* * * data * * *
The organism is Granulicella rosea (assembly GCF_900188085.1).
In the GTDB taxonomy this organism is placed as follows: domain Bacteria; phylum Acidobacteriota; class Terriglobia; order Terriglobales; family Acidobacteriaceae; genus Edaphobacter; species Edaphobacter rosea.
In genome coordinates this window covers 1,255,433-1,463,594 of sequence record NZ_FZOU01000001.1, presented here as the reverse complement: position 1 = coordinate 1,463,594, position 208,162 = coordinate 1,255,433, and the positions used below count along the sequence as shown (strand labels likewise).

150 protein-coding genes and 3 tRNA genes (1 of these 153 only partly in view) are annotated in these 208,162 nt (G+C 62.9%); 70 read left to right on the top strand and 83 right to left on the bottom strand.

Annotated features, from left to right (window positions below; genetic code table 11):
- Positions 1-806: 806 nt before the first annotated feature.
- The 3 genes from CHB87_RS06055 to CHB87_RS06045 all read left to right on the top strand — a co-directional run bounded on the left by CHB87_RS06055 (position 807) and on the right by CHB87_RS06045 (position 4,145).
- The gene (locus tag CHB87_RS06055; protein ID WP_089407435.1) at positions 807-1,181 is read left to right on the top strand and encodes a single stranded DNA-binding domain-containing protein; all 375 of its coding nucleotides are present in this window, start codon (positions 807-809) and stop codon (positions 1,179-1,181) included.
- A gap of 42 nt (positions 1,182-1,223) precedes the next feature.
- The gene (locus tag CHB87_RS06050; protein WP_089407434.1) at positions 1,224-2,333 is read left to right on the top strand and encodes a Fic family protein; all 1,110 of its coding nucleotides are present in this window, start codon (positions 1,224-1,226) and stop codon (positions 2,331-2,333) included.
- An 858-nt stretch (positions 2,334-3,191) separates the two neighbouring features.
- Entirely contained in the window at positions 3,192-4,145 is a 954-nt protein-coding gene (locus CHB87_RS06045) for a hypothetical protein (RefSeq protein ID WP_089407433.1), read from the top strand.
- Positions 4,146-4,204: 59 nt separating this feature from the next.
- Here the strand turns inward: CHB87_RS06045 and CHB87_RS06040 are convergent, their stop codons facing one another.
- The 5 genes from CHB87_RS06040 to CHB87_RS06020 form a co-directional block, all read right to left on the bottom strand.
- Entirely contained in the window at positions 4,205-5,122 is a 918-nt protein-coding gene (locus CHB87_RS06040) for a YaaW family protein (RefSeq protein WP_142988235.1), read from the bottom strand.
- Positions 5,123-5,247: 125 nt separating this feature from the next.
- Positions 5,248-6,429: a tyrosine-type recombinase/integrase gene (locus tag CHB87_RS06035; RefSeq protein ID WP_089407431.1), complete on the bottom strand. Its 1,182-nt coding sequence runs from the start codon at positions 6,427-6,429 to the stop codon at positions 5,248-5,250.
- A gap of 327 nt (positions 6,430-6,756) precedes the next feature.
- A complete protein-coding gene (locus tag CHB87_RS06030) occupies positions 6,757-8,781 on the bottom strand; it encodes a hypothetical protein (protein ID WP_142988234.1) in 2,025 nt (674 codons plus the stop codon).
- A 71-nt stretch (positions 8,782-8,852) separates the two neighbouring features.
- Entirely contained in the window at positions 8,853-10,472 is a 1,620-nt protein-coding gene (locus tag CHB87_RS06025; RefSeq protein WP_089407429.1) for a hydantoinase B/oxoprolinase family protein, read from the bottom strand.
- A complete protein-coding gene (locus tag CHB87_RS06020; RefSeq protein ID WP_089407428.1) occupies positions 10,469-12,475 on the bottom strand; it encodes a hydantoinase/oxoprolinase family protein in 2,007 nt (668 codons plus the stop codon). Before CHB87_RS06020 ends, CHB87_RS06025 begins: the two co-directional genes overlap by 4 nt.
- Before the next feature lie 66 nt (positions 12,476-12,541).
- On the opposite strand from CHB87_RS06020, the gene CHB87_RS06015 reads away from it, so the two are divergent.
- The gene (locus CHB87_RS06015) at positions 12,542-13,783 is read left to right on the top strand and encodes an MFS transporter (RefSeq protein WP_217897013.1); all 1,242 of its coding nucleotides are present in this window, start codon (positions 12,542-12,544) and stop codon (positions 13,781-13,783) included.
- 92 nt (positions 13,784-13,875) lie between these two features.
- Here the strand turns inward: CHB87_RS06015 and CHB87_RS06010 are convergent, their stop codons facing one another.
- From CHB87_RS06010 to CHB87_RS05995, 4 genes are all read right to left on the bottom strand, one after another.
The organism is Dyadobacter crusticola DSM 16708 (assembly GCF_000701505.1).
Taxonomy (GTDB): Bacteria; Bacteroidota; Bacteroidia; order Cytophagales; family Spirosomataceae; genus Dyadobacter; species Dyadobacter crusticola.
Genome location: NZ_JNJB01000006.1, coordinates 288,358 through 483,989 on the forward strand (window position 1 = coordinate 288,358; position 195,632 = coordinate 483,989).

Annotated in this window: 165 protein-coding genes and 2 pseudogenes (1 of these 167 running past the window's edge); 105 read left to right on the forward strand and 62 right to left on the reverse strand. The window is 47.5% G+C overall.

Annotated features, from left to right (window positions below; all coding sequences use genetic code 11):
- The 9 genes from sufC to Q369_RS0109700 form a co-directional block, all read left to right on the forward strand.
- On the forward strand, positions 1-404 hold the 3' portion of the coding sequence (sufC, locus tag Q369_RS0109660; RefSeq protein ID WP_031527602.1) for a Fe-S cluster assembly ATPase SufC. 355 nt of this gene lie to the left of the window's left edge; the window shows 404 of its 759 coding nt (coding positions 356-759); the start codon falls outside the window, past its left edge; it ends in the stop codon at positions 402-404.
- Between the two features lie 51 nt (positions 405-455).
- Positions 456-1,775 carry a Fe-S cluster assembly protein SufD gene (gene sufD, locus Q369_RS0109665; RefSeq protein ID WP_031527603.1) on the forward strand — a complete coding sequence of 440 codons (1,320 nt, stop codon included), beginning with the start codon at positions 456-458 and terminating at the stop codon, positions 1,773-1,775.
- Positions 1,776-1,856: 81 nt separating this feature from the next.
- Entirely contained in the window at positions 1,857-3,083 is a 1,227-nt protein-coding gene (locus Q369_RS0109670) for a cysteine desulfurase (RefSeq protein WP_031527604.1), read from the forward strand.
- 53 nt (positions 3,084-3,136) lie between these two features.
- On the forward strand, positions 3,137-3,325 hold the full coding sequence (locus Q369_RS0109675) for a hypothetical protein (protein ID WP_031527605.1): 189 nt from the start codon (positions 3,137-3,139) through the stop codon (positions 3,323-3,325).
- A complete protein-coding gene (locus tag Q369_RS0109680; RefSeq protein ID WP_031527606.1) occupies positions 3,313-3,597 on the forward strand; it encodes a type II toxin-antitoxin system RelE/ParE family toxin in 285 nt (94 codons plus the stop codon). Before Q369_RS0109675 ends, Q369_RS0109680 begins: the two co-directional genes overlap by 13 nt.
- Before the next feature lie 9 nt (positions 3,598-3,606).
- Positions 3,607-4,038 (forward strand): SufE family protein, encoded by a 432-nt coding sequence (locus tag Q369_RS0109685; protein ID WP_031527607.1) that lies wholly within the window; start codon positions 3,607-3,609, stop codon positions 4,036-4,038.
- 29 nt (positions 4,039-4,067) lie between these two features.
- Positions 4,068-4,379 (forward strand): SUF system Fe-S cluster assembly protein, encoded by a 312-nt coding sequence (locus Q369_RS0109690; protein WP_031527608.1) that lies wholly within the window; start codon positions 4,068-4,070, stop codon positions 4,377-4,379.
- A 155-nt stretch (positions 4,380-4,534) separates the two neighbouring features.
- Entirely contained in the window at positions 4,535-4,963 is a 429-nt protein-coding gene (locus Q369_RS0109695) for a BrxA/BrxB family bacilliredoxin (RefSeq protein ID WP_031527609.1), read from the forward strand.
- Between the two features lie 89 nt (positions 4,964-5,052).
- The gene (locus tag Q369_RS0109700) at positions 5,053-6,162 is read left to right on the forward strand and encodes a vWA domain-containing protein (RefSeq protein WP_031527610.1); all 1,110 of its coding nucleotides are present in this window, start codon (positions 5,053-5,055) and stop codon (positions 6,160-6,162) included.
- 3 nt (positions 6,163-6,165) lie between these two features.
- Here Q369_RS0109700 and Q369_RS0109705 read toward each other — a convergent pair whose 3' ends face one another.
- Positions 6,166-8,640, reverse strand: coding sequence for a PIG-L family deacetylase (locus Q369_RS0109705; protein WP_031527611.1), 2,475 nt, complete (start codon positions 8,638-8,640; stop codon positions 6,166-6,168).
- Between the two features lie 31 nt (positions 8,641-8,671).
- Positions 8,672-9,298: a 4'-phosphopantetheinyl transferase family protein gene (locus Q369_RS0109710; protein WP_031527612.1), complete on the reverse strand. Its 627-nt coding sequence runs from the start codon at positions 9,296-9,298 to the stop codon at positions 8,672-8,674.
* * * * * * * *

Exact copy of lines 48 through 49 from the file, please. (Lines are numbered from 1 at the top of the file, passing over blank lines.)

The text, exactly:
- A 155-nt stretch (positions 4,380-4,534) separates the two neighbouring features.
- Entirely contained in the window at positions 4,535-4,963 is a 429-nt protein-coding gene (locus Q369_RS0109695) for a BrxA/BrxB family bacilliredoxin (RefSeq protein ID WP_031527609.1), read from the forward strand.